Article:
I am doing a physics experiment researching the effect of temperature inside the clarinet pipe on the quality of its sound. I know that the speed of sound is directly proportional to temperature of the medium it propagates in, I can measure decibels, frequencies, air pressure, and have theoretical knowledge on the production of resonance in open pipes. But how can the perceived quality of sound be measured and analyzed?
This question is "turned upside down". The proper direction of research is:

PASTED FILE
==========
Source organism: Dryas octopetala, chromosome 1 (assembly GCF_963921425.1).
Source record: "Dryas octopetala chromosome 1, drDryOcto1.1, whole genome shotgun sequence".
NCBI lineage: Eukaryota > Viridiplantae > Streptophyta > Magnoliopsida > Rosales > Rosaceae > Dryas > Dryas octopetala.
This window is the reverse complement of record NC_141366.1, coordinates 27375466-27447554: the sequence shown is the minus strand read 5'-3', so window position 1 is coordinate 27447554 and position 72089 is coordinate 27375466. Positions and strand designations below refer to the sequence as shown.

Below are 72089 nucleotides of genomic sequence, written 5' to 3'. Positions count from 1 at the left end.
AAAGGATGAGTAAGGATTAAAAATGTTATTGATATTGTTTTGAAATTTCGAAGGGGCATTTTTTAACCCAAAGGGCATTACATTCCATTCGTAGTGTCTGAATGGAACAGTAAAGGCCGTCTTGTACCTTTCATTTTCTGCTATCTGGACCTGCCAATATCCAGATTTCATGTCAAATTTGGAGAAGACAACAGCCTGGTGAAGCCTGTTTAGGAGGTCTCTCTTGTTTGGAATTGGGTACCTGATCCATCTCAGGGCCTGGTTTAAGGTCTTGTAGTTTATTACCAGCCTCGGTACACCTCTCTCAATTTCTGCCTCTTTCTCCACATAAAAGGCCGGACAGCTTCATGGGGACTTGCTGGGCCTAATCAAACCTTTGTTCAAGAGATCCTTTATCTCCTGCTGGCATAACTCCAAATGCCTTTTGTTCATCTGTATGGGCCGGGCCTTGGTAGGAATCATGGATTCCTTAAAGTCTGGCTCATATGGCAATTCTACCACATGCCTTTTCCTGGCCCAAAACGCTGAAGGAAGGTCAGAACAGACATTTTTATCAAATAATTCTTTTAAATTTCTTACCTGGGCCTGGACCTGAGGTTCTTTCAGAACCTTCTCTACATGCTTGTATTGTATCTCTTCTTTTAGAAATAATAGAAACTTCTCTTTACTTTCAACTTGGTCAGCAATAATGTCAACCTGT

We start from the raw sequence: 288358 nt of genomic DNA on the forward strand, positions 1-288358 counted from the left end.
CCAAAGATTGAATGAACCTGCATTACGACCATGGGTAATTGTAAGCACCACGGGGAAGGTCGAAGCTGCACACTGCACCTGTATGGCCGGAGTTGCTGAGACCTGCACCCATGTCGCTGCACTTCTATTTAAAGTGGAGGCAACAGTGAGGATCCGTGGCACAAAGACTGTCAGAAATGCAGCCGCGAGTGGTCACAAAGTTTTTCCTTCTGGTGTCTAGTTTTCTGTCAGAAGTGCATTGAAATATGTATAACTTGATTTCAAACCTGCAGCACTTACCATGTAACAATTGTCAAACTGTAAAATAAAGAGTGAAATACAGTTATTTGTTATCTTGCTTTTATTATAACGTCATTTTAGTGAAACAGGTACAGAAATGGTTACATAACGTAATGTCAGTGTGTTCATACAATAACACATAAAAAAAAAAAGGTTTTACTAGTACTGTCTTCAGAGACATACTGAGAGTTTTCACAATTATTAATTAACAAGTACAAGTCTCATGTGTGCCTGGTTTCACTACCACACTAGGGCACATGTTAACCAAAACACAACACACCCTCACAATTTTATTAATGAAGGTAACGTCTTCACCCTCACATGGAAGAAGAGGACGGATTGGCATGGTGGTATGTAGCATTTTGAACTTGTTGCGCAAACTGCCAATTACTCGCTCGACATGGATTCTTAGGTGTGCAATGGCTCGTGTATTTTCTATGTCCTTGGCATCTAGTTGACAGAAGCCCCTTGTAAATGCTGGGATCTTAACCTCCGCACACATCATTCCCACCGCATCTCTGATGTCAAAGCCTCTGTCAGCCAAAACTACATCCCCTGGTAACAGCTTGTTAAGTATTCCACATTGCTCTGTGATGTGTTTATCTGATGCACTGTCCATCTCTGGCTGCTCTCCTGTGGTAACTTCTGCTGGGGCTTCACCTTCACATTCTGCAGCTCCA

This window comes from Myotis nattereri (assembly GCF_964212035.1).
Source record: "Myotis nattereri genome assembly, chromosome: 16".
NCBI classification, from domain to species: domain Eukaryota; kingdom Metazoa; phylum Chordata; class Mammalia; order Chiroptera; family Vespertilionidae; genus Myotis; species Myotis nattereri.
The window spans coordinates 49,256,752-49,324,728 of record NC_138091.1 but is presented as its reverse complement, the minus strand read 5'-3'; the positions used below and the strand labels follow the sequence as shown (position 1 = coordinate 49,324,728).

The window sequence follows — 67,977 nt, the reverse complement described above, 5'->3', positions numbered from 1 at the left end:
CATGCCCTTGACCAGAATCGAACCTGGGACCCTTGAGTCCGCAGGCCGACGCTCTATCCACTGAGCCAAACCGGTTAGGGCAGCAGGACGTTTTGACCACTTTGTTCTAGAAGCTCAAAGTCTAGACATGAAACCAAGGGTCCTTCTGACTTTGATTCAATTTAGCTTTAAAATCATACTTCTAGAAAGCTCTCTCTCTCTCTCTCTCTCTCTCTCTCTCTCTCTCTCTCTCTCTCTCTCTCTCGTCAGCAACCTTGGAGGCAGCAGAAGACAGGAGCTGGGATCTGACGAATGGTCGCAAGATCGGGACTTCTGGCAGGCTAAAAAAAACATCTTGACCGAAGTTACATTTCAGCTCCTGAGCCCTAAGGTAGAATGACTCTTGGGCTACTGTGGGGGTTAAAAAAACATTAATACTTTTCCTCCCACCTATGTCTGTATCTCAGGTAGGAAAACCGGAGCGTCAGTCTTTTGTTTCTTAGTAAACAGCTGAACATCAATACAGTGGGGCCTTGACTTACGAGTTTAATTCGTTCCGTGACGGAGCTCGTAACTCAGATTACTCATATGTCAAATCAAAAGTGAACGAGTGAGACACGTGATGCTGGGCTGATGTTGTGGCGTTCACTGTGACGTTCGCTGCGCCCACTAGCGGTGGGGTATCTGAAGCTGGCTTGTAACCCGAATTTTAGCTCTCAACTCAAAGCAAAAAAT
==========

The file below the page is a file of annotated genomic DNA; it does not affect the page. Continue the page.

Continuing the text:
$$ I \ can \ describe \ the \ percieved \ quality \rightarrow \ Let's \ seek \ for \ its \ physical \ (objective) \ description $$
not the other way.
At this point the question suddenly becomes very broad and will be closed probably. Generally: any measurements of intensity, pressure etc. will not provide you any "quality" as a physical quantity, at least without listening tests and a great deal of psychoacoustics.
There are some phenomena that would certainly lower the quality as unwanted impedance discontinuities in the clarinet tube, but you should study some literature first. This is, of course, a studied phenomenon. Try The Physics of Musical Instruments by Fletcher and Rossing and maybe Signals, Sound and Sensation by Hartmann.